The compromise forbids employees from filing lawsuits against companies that do not post signs explaining workers' rights. The exceptions are posters regarding payroll and worker-injury laws.According to the report, this is a version of Dunn's own amendment to SB 769, SB 1809.
For more serious problems, including violations of the wage and hour laws, a worker can still sue - but the employer is given a grace period to fix the problem first. The worker must inform the employer and the state of the problem, and if nothing's done, the worker can go to court. Depending on the type of violation, the grace period can last 150 days, Dunn said.
• The San Jose Mercury news reports less than half the anticipated number of workers have taken advantage of the Family Leave Act.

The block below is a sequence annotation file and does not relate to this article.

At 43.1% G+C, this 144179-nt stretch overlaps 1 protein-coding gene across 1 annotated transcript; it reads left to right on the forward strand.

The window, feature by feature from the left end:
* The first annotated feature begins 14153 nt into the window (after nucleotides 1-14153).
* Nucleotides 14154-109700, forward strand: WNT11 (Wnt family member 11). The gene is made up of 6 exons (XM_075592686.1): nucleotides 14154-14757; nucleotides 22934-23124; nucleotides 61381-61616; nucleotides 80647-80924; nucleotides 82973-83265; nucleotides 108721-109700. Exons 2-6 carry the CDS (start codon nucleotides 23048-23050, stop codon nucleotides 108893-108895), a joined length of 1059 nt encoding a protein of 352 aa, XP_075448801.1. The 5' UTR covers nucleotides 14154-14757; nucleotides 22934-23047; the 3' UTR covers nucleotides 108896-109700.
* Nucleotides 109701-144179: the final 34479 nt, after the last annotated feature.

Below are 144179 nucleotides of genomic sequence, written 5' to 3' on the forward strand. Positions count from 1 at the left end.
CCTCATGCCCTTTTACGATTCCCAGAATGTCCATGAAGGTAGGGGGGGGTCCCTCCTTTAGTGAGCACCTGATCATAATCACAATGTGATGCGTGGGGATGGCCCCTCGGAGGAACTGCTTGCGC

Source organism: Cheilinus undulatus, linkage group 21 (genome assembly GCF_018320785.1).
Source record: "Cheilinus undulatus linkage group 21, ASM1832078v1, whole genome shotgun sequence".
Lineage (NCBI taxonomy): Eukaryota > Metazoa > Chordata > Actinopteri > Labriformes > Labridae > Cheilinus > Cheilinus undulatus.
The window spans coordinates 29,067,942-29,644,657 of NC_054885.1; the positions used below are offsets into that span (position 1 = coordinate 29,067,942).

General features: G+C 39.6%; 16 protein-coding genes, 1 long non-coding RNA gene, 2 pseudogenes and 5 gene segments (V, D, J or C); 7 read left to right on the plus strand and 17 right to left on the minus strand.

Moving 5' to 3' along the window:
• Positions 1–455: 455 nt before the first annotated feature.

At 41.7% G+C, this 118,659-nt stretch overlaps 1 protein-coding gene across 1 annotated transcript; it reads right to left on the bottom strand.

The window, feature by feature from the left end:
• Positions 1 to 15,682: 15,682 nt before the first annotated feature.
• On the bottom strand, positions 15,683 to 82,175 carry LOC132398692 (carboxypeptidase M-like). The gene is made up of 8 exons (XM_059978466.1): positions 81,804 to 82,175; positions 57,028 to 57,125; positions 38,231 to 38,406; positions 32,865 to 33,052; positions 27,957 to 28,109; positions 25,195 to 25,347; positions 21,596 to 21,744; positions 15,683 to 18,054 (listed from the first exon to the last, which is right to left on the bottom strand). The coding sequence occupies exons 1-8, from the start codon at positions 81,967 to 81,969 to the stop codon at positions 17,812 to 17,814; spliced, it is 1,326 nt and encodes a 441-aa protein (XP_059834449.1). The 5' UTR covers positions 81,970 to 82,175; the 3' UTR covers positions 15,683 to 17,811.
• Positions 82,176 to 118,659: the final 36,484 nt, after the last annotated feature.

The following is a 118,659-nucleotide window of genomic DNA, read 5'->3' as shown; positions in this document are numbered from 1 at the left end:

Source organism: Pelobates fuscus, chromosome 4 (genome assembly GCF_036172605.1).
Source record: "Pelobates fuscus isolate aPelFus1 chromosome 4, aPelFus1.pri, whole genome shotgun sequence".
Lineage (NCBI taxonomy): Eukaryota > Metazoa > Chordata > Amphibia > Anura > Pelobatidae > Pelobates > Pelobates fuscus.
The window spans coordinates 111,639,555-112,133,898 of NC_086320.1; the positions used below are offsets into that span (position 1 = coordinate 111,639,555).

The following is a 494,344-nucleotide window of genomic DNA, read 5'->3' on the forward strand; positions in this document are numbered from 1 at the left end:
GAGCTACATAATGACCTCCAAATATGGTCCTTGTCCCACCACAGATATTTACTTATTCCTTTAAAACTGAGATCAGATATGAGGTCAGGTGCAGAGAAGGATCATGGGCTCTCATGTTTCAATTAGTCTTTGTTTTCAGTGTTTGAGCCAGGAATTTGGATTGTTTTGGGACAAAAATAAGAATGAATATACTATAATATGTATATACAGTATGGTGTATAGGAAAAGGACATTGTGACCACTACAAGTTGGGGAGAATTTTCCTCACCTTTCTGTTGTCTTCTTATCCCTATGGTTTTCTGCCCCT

• Ralph's apparently hired back some of its striking workers during the strike, the OC Register reports.
The allegations were first raised by the United Food and Commercial Workers union, which sued Ralphs in January, alleging that the company had illegally rehired more than 200 employees under false names and Social Security numbers after the workers were locked out in October.The fallout from the grocery strike continues...
Ralphs later confirmed that it was cooperating with a U.S. Justice Department probe of the allegations and that a federal grand jury had been convened to hear them.
The union's suit was dropped as part of the February settlement that ended the lockout. However, a National Labor Relations Board inquiry into the allegations is continuing.